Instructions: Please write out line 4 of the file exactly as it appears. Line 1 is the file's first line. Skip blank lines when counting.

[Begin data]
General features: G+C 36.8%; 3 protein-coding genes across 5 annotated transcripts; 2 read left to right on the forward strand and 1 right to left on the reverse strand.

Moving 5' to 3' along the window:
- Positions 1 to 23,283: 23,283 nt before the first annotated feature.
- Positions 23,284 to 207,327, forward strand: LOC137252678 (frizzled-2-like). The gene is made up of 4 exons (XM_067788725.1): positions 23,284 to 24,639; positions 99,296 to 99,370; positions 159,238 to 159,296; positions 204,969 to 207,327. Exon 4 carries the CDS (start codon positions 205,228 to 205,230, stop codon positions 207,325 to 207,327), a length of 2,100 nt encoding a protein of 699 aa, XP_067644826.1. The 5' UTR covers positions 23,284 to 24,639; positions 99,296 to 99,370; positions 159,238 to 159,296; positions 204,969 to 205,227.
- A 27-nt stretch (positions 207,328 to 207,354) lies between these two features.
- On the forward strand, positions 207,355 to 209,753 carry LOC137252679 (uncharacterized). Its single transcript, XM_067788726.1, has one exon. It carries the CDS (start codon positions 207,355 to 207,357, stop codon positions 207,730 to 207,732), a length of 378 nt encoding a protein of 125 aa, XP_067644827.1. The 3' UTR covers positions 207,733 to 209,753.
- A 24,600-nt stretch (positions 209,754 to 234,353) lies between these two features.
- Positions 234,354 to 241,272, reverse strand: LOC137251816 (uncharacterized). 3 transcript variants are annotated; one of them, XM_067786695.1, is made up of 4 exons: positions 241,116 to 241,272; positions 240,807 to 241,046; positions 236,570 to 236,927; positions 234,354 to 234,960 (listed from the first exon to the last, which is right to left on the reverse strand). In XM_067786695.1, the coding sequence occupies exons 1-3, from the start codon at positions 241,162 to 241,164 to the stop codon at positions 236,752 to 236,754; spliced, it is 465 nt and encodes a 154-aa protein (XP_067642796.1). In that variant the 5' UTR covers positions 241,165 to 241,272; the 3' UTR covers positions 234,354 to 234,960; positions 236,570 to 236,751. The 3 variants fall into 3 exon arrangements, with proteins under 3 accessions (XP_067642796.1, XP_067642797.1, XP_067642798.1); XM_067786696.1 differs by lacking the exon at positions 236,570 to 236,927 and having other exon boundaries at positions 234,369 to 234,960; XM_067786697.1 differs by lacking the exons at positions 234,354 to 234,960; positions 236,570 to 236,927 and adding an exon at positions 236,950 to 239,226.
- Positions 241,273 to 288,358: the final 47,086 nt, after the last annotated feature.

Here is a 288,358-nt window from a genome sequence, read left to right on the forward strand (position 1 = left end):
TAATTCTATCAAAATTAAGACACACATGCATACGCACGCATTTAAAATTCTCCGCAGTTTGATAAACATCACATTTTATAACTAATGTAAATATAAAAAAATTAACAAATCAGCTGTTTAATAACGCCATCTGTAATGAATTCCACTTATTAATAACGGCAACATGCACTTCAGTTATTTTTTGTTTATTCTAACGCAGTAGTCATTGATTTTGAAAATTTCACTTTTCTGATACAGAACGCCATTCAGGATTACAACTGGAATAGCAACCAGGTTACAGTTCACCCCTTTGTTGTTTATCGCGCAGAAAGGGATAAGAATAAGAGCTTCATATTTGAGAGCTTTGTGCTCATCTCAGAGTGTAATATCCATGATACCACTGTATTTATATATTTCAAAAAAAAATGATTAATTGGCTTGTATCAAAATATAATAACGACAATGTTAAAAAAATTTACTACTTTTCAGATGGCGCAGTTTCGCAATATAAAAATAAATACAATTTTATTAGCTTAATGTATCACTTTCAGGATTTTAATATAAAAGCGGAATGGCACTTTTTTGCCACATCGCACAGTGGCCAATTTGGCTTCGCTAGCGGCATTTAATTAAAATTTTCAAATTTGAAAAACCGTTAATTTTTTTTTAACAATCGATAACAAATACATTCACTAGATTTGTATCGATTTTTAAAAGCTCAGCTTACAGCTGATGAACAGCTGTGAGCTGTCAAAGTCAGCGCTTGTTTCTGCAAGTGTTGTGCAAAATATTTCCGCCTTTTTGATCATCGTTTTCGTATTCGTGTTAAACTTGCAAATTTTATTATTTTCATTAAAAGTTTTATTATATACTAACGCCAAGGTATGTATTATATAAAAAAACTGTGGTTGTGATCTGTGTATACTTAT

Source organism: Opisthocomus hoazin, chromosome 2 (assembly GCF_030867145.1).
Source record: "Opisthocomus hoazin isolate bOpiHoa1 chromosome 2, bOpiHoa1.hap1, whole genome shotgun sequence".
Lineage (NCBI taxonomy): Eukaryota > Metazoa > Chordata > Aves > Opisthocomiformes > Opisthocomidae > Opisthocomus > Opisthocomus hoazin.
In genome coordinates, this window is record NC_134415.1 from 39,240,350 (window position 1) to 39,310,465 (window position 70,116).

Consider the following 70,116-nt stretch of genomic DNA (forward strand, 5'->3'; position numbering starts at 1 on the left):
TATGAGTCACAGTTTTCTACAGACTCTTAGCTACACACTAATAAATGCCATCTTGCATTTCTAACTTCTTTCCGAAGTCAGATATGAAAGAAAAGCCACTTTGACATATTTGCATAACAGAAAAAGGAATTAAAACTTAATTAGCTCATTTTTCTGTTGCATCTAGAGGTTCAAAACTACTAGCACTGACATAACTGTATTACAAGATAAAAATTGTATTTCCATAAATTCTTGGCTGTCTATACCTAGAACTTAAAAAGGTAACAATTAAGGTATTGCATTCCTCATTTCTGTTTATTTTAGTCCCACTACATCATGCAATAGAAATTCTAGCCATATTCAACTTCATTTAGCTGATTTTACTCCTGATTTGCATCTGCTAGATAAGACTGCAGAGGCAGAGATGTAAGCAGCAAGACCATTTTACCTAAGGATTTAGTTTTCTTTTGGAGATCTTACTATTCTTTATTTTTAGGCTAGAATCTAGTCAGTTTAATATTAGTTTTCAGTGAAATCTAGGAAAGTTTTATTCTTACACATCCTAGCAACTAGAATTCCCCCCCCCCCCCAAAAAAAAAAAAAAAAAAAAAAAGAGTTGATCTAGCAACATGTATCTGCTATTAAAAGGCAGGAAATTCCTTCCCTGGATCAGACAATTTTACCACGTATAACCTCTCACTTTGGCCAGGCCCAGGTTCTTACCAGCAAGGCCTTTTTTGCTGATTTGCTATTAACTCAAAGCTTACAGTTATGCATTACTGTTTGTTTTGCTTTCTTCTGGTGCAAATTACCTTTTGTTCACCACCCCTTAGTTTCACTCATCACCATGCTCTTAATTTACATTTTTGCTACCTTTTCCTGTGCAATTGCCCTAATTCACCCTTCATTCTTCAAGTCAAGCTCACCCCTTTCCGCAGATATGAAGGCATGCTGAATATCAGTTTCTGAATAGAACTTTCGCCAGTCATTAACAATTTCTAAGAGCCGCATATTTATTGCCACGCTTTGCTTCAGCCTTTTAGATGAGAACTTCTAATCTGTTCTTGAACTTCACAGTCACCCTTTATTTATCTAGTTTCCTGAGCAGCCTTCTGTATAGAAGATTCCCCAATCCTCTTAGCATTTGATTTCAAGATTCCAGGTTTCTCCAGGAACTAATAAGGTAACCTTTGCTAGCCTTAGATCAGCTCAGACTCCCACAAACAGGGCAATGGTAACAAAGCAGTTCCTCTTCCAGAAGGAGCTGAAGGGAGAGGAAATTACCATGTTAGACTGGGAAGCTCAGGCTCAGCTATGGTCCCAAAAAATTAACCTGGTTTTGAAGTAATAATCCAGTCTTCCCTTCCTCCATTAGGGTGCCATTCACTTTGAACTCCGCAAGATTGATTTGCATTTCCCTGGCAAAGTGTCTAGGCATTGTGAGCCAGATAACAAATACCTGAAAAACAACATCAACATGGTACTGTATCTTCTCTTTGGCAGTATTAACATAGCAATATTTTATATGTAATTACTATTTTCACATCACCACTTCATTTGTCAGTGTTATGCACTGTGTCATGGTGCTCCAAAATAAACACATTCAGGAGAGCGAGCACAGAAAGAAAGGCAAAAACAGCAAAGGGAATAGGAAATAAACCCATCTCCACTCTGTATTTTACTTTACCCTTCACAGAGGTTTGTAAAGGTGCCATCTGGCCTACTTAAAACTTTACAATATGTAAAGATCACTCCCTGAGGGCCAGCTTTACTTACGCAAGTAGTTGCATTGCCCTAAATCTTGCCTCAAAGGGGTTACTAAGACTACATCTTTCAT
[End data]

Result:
- Positions 23,284 to 207,327, forward strand: LOC137252678 (frizzled-2-like). The gene is made up of 4 exons (XM_067788725.1): positions 23,284 to 24,639; positions 99,296 to 99,370; positions 159,238 to 159,296; positions 204,969 to 207,327. Exon 4 carries the CDS (start codon positions 205,228 to 205,230, stop codon positions 207,325 to 207,327), a length of 2,100 nt encoding a protein of 699 aa, XP_067644826.1. The 5' UTR covers positions 23,284 to 24,639; positions 99,296 to 99,370; positions 159,238 to 159,296; positions 204,969 to 205,227.